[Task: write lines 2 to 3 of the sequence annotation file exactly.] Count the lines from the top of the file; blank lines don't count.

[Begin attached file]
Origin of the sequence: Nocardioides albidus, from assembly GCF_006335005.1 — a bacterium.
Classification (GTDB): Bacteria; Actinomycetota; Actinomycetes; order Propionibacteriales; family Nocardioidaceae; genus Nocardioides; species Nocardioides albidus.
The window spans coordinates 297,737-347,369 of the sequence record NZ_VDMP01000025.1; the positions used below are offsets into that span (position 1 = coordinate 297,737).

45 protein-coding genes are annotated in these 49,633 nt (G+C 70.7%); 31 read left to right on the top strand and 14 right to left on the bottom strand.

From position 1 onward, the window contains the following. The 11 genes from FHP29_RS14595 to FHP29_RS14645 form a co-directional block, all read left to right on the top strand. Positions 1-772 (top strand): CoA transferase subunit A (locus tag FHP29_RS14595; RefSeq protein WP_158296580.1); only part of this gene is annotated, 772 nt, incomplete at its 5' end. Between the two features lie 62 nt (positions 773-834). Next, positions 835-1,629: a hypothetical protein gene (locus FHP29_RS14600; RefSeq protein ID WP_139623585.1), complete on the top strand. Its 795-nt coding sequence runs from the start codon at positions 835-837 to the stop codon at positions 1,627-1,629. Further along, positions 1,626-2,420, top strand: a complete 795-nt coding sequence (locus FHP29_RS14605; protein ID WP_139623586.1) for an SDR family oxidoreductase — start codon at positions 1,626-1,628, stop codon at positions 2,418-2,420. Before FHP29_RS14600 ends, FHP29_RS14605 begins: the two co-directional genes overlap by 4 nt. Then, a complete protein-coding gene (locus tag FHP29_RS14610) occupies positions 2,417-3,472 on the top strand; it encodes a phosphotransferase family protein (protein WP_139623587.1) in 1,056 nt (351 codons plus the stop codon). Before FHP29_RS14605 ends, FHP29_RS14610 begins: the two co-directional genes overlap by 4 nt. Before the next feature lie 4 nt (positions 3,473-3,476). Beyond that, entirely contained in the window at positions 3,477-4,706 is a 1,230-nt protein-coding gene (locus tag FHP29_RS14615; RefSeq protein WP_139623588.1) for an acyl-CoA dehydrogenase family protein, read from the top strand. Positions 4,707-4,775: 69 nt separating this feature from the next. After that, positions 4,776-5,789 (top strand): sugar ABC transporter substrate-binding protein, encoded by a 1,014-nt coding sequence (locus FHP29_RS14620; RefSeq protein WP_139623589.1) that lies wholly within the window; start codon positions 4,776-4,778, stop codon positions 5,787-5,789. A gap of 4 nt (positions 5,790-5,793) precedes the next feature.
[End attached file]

Classification (GTDB): Bacteria; Actinomycetota; Actinomycetes; order Propionibacteriales; family Nocardioidaceae; genus Nocardioides; species Nocardioides albidus.
The window spans coordinates 297,737-347,369 of the sequence record NZ_VDMP01000025.1; the positions used below are offsets into that span (position 1 = coordinate 297,737).